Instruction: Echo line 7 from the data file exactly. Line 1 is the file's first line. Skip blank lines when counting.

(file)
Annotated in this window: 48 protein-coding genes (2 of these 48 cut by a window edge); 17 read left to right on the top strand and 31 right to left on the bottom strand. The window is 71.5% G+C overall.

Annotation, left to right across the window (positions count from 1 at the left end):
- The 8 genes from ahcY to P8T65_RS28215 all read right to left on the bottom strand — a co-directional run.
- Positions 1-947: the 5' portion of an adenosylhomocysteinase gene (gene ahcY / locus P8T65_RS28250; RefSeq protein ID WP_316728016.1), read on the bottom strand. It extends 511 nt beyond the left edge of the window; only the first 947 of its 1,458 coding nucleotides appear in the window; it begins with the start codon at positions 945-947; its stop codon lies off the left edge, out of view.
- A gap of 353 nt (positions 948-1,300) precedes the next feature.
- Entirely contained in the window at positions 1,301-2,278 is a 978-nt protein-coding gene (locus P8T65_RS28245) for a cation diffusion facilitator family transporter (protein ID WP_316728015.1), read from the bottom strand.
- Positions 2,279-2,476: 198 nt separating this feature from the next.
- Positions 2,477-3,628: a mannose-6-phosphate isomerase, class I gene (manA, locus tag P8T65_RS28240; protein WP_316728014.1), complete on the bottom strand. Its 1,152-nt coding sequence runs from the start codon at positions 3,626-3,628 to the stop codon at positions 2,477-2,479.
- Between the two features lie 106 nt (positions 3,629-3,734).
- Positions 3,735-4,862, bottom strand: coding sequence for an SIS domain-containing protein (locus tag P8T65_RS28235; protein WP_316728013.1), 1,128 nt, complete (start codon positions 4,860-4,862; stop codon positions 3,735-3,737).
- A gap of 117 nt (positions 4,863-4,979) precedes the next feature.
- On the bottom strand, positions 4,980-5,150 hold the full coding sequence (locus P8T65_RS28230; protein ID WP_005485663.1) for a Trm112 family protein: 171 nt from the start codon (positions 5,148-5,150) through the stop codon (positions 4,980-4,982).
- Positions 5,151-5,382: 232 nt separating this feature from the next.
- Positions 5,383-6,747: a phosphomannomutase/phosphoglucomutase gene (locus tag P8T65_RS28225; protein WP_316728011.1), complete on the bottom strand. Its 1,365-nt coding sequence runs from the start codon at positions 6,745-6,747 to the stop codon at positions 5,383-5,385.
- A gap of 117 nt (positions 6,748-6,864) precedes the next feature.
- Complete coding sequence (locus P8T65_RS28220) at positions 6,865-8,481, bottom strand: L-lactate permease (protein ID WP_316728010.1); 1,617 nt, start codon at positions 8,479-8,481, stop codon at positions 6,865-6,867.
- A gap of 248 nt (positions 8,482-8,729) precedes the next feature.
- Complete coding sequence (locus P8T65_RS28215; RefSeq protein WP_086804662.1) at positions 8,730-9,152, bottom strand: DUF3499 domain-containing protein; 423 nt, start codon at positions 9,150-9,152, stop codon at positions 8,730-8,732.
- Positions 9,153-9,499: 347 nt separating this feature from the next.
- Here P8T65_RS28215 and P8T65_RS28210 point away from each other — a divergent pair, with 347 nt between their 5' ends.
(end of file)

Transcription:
- Positions 2,279-2,476: 198 nt separating this feature from the next.